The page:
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Re: [] A Composable Platform Over Profiles

Most Java EE adopters I know of today value compatibility and some do indeed switch implementations. GlassFish is the latest unfortunate case but honestly people have switched to JBoss from WebSphere/WebLogic for years. So there is definitely a significant and important population that values compatibility.

That's why it is important to continue to ship predefined profiles in addition to mandating modularity.

Sent via the Samsung Galaxy S7, an AT&T 4G LTE smartphone

-------- Original message --------
From: James Roper <james@xxxxxxxxxxxxx>
Date: 5/1/18 3:24 PM (GMT-05:00)
Subject: Re: [] A Composable Platform Over Profiles

I think this raises some interesting questions around the goals of Jakarta EE.

How important are (or were) the portability aspects? Is switching app servers/vendors something that is common to do for Java EE deployments? In my experience it's not, the ability to switch vendors is a perceived value for many users, but one that never actually gets exercised in practice, however my experience may not be representative.

However, there is another aspect to portability, and that's third party (eg open source) libraries and technology building on Java EE - the fact that a single library can run on many different vendors implementations is highly valuable and probably one of the biggest contributors to Java EE's success. That said, there's not a lot of cases that I've seen where open source libraries that depend on Java EE depend on the whole of Java EE, they tend to depend on a limited subset of specs. This I think would be generally compatible with a composable palette approach to Jakarta EE, as you suggest. There's certainly some scenarios where there may be problems, but in practice I would expect those to be rare and manageable.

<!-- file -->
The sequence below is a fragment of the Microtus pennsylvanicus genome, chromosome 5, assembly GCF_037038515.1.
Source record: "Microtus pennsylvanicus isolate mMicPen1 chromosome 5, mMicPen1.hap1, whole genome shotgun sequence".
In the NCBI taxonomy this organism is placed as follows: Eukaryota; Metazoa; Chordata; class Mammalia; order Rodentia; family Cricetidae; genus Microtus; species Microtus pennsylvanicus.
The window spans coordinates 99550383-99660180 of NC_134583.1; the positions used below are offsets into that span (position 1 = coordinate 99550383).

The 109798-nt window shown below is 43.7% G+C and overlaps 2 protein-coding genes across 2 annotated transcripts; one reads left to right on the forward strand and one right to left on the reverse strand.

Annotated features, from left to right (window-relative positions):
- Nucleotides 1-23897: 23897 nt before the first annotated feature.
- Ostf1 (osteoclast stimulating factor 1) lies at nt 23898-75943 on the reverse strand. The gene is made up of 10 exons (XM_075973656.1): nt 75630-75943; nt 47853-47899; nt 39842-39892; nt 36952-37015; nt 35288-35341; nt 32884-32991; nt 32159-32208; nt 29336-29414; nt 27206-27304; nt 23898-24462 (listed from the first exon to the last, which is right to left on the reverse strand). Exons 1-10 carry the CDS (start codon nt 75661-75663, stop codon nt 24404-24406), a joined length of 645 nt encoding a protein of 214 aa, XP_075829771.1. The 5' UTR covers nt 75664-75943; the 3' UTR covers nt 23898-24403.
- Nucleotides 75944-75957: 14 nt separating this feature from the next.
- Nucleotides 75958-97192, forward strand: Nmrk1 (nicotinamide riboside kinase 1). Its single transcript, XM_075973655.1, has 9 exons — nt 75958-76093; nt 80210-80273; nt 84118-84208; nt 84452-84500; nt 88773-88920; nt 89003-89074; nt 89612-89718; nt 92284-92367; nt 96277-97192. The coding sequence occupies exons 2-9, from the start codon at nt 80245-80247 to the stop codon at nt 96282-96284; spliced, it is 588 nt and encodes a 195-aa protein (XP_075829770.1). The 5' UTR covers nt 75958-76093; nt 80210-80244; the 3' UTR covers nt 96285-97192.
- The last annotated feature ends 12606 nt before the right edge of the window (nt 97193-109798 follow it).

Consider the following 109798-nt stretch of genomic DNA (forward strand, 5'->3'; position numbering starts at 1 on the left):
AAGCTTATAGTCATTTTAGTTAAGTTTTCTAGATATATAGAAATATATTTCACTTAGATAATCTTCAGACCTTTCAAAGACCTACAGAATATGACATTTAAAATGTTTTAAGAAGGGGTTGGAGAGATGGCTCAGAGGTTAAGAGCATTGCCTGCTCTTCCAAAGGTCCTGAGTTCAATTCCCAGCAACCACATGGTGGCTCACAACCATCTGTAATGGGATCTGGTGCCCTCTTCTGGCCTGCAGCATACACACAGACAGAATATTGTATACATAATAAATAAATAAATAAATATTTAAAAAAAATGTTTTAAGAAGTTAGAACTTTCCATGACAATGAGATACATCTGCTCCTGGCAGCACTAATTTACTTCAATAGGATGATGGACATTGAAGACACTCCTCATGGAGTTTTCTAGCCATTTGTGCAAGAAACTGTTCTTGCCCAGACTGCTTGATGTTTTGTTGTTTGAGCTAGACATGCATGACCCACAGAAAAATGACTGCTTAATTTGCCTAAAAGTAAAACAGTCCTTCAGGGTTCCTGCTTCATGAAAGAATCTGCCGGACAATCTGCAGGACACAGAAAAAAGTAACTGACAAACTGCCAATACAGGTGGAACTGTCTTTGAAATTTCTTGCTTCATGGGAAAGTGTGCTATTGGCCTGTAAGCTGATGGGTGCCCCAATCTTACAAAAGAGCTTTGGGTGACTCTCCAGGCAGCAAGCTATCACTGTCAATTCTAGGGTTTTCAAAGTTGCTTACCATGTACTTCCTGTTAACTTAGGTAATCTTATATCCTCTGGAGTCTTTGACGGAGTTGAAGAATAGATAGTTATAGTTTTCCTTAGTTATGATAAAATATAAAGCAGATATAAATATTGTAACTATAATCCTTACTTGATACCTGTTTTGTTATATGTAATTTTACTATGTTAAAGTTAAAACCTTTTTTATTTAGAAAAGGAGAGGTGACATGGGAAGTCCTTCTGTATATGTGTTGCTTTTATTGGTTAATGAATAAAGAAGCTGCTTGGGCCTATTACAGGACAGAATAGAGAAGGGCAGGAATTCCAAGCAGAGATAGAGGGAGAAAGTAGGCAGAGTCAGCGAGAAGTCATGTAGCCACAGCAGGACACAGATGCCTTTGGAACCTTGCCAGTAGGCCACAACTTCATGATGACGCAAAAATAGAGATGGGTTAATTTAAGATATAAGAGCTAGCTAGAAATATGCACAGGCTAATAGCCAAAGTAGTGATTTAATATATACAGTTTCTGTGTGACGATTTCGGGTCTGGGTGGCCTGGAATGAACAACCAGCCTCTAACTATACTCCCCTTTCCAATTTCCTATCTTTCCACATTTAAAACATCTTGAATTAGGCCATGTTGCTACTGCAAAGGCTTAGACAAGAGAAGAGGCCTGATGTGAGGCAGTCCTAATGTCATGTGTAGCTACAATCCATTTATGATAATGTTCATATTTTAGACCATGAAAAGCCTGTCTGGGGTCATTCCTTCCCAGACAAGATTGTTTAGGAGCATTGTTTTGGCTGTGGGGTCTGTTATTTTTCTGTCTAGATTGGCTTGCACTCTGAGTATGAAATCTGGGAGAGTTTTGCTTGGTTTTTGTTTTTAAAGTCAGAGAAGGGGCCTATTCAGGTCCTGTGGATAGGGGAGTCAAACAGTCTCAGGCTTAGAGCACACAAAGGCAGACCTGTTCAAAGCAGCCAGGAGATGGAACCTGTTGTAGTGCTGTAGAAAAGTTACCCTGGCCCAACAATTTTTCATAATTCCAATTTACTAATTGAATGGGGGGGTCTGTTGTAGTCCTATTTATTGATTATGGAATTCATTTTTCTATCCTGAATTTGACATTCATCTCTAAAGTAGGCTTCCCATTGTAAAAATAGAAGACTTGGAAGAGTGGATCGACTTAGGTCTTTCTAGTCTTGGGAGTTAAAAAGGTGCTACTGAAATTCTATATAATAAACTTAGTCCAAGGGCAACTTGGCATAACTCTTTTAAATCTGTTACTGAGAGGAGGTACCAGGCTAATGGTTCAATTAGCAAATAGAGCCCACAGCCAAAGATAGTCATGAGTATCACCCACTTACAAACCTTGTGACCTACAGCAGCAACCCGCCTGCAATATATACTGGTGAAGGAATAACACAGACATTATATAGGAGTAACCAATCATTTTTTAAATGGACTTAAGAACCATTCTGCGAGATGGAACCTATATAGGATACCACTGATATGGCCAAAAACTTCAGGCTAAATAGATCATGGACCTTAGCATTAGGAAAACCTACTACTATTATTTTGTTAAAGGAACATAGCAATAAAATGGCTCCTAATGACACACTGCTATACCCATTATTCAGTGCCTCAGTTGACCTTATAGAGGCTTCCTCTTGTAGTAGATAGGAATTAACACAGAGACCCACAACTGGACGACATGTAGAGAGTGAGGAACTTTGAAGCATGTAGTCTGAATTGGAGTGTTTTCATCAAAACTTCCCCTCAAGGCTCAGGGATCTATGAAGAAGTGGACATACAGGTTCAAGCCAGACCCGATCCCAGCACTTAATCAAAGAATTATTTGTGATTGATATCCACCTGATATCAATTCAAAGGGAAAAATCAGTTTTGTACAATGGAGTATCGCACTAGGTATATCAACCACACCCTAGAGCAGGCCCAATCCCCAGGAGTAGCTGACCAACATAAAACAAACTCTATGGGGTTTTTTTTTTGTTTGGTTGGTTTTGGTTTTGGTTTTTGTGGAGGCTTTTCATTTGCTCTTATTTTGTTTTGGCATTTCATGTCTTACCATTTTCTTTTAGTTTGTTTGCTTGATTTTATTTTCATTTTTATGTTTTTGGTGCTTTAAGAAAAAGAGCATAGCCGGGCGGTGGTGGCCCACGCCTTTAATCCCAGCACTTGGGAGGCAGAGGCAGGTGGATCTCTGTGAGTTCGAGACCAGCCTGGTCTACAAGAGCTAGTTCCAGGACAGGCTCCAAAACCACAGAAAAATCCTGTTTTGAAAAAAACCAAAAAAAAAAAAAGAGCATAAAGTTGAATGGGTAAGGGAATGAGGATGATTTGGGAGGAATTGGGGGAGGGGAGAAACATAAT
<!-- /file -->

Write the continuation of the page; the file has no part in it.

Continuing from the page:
Another major goal and advantage of Jakarta EE, as I see, is portability of developer skillsets, which enables companies to select a particular implementation, but be able to hire skilled developers from a much larger pool of experience over many implementations. A composable palette approach doesn't impede this goal at all.

I'm certainly for this direction.

On Wed, 2 May 2018 at 04:11, Jason Greene <jason.greene@xxxxxxxxxx> wrote:
Over the years there has been vigorous debate about what makes the perfect profile. “Should spec X be included or not?” “Should we create a “plus” variant of the web profile?" “How many profiles is too many?" “How many is too few?" Recent threads you can see the topic rising again with Stable and Legacy profile proposals, and debate about whether or not JAX-WS should be part of the platform.

A related issue is that EE compliance is overly strict. An implementor must ship exactly what a profile defines, with limited exceptions on variation. As an example, a certified web or full implementation can’t ship a newer version of the Servlet API, even though it’s fully backwards compatible. The default run mode / config of the implementation is also not allowed to enable a subset of the profile, even though the implementor’s primary audience may not need all of the specified technologies.

The idea behind a rigid platform certainly had merit, and it arguably led to the very strong level of portability across containers we enjoy today. However, this one-size-fits-all approach just no longer fits the current state of software, with developers expecting a high degree of application specific tailoring.

I argue that a better approach would be to define the platform as a palette of composable standards[1], where profiles define only what must be available for a developer to choose from, and only limit the version of a given standard to the minimum that must be provided[2]. Under this model there is less of a need to define a perfect profile, since it can be freely adjusted by the developer to fit his or her needs. Instead, all that matters is that we have a sensible array of choice.

[1] It’s worth noting that this would require the TCK to be split up, as discussed previously, to facilitate the flexibility required in testing a near arbitrary combination of standards.

[2] For clarity, the full and web profiles would still be versioned (8.0 etc) as today, this is just a rule softening to support variation.

Jason T. Greene
Chief Architect, JBoss EAP
Red Hat

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James Roper
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Lightbend – Build reactive apps!
Twitter: @jroper

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